Ambivalent desires and the problem with reduction
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Ambivalence is most naturally characterized as a case of conflicting desires. In most cases, an agent’s intrinsic desires conflict contingently: there is some possible world in which both desires would be satisfied. This paper argues, though, that there are cases in which intrinsic desires necessarily conflict—i.e., the desires are not jointly satisfiable in any possible world. Desiring a challenge for its own sake is a paradigm case of such a desire. Ambivalence of this sort in an agent’s desires creates special problems for the project of reducing all facts about an agent’s desires to facts about his or her preferences over options. If this reductive project fails, there is reason to suspect that the Decision Theory cannot give us a complete theory of Humean rationality.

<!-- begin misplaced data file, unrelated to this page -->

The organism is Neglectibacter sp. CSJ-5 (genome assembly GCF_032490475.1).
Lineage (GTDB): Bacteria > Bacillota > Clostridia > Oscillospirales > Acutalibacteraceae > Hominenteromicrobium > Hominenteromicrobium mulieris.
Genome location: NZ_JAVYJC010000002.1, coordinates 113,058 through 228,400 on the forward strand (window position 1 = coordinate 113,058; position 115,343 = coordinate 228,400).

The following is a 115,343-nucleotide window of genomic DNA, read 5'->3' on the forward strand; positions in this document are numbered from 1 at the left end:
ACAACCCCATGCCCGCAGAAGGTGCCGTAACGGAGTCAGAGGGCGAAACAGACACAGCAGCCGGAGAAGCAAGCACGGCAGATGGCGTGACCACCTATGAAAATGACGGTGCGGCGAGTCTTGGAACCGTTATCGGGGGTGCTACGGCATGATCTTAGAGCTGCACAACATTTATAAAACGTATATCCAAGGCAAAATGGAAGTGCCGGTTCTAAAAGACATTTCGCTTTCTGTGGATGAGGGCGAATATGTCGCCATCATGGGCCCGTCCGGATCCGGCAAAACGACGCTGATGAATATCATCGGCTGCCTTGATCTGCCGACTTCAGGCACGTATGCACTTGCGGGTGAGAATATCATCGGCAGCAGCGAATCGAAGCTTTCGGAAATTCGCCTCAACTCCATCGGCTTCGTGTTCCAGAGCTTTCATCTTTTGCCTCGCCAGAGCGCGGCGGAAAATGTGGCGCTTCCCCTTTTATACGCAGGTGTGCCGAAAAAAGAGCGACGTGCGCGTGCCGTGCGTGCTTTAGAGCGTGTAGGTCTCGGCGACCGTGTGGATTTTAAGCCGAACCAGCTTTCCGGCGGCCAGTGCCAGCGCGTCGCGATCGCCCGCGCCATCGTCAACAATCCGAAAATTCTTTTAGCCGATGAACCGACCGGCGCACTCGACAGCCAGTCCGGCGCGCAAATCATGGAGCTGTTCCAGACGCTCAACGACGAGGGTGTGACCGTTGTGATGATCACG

KeywordsAmbivalence Desires Preferences Practical rationality Humeanism Decision theory
Thanks to Lara Buchak, Arudra Burra, Corrine Gartner, Elizabeth Harman, Lloyd Humberstone, Frank Jackson, Mark Johnstone, Tristram McPherson, Alexander Nehamas, Philip Pettit, Gideon Rosen, Michael Smith, John Williams, and my anonymous referee for feedback, criticisms, and help making points more clearly.
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